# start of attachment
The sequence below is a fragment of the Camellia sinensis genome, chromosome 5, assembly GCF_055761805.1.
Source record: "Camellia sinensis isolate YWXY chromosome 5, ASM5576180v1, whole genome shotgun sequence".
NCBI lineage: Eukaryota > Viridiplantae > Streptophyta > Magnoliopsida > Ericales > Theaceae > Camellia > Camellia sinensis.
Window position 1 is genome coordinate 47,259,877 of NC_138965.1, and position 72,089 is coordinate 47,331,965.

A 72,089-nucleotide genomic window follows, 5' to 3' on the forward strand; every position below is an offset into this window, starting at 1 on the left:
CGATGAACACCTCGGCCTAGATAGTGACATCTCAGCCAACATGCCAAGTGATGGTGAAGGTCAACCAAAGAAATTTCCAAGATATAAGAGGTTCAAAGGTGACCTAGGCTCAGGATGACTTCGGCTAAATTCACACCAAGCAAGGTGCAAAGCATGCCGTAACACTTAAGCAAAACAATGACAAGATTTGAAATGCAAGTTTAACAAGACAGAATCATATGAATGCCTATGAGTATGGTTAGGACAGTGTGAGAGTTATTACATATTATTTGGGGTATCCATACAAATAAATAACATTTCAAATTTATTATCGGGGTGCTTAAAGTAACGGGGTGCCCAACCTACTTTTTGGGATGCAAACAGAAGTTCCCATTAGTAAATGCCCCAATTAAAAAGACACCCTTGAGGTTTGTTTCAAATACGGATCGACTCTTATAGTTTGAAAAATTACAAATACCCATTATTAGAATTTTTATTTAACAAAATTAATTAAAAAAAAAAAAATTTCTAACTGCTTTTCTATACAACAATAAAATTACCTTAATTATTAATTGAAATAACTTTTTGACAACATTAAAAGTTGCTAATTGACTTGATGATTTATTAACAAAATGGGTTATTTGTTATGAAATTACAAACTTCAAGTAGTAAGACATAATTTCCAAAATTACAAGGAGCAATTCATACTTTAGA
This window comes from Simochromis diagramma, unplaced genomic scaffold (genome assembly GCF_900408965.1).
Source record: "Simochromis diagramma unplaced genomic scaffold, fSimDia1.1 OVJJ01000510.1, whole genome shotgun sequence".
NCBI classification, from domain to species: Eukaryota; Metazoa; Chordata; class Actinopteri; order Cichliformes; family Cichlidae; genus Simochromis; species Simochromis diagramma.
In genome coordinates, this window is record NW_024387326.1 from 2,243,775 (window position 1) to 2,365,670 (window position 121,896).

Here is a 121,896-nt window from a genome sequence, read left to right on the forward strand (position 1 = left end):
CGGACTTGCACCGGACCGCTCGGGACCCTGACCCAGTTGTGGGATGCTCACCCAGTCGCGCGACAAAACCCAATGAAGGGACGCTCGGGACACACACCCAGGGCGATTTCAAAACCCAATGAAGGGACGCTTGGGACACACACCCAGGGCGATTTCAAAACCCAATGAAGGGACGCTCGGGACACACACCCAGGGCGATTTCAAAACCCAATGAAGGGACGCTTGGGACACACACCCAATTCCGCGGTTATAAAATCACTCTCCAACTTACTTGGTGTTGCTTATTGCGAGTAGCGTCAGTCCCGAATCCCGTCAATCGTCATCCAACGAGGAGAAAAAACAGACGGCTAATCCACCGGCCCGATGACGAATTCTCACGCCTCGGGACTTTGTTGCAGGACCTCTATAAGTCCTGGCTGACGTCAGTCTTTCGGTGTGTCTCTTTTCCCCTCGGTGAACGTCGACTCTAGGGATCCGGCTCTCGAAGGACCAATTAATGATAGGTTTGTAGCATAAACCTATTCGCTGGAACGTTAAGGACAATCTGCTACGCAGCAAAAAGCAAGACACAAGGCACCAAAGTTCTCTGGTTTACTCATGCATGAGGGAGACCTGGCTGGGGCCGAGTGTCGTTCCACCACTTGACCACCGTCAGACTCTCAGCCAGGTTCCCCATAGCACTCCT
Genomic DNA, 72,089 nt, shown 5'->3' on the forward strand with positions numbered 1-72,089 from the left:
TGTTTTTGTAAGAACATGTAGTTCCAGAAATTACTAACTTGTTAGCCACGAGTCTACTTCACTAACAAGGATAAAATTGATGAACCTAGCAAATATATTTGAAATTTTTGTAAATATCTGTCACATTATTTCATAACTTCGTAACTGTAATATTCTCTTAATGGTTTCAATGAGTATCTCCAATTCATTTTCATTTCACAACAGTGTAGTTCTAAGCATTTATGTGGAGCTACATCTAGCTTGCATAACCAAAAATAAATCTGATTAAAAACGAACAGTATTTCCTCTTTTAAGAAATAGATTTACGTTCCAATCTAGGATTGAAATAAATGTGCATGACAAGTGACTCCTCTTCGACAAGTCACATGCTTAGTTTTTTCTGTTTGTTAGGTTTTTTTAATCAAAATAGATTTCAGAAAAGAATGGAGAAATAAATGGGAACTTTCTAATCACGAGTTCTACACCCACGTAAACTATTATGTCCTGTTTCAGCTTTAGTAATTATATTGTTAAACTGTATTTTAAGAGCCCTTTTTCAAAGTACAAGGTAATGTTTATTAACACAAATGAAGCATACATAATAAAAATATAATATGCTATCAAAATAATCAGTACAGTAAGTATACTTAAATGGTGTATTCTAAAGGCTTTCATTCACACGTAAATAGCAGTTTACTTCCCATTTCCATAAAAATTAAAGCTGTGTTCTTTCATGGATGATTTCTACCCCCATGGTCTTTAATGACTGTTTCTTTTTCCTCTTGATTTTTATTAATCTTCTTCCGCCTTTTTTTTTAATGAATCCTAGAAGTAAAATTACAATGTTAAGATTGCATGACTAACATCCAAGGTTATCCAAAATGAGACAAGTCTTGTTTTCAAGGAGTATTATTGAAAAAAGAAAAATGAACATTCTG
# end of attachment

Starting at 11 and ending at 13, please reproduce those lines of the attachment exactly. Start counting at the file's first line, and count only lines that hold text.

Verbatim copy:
Here is a 121,896-nt window from a genome sequence, read left to right on the forward strand (position 1 = left end):
CGGACTTGCACCGGACCGCTCGGGACCCTGACCCAGTTGTGGGATGCTCACCCAGTCGCGCGACAAAACCCAATGAAGGGACGCTCGGGACACACACCCAGGGCGATTTCAAAACCCAATGAAGGGACGCTTGGGACACACACCCAGGGCGATTTCAAAACCCAATGAAGGGACGCTCGGGACACACACCCAGGGCGATTTCAAAACCCAATGAAGGGACGCTTGGGACACACACCCAATTCCGCGGTTATAAAATCACTCTCCAACTTACTTGGTGTTGCTTATTGCGAGTAGCGTCAGTCCCGAATCCCGTCAATCGTCATCCAACGAGGAGAAAAAACAGACGGCTAATCCACCGGCCCGATGACGAATTCTCACGCCTCGGGACTTTGTTGCAGGACCTCTATAAGTCCTGGCTGACGTCAGTCTTTCGGTGTGTCTCTTTTCCCCTCGGTGAACGTCGACTCTAGGGATCCGGCTCTCGAAGGACCAATTAATGATAGGTTTGTAGCATAAACCTATTCGCTGGAACGTTAAGGACAATCTGCTACGCAGCAAAAAGCAAGACACAAGGCACCAAAGTTCTCTGGTTTACTCATGCATGAGGGAGACCTGGCTGGGGCCGAGTGTCGTTCCACCACTTGACCACCGTCAGACTCTCAGCCAGGTTCCCCATAGCACTCCT
Genomic DNA, 72,089 nt, shown 5'->3' on the forward strand with positions numbered 1-72,089 from the left: